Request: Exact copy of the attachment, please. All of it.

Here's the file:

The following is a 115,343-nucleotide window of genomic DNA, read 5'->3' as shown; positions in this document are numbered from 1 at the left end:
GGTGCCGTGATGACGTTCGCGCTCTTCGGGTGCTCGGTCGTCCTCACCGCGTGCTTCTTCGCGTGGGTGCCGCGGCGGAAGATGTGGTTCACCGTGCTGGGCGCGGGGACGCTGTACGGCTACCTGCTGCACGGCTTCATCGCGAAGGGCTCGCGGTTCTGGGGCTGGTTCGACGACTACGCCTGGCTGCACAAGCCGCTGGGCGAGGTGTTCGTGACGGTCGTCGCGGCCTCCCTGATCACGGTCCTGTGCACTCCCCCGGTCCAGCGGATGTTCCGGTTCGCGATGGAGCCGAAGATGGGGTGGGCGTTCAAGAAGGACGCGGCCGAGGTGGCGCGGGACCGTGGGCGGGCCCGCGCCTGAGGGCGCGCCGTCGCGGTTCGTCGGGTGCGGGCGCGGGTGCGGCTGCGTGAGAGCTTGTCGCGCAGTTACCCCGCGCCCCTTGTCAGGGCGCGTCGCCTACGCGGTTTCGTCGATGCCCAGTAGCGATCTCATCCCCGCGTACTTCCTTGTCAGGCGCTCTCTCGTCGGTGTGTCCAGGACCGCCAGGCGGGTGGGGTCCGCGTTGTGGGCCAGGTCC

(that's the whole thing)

The following is a 115,343-nucleotide window of genomic DNA, read 5'->3' as shown; positions in this document are numbered from 1 at the left end:
GGTGCCGTGATGACGTTCGCGCTCTTCGGGTGCTCGGTCGTCCTCACCGCGTGCTTCTTCGCGTGGGTGCCGCGGCGGAAGATGTGGTTCACCGTGCTGGGCGCGGGGACGCTGTACGGCTACCTGCTGCACGGCTTCATCGCGAAGGGCTCGCGGTTCTGGGGCTGGTTCGACGACTACGCCTGGCTGCACAAGCCGCTGGGCGAGGTGTTCGTGACGGTCGTCGCGGCCTCCCTGATCACGGTCCTGTGCACTCCCCCGGTCCAGCGGATGTTCCGGTTCGCGATGGAGCCGAAGATGGGGTGGGCGTTCAAGAAGGACGCGGCCGAGGTGGCGCGGGACCGTGGGCGGGCCCGCGCCTGAGGGCGCGCCGTCGCGGTTCGTCGGGTGCGGGCGCGGGTGCGGCTGCGTGAGAGCTTGTCGCGCAGTTACCCCGCGCCCCTTGTCAGGGCGCGTCGCCTACGCGGTTTCGTCGATGCCCAGTAGCGATCTCATCCCCGCGTACTTCCTTGTCAGGCGCTCTCTCGTCGGTGTGTCCAGGACCGCCAGGCGGGTGGGGTCCGCGTTGTGGGCCAGGTCC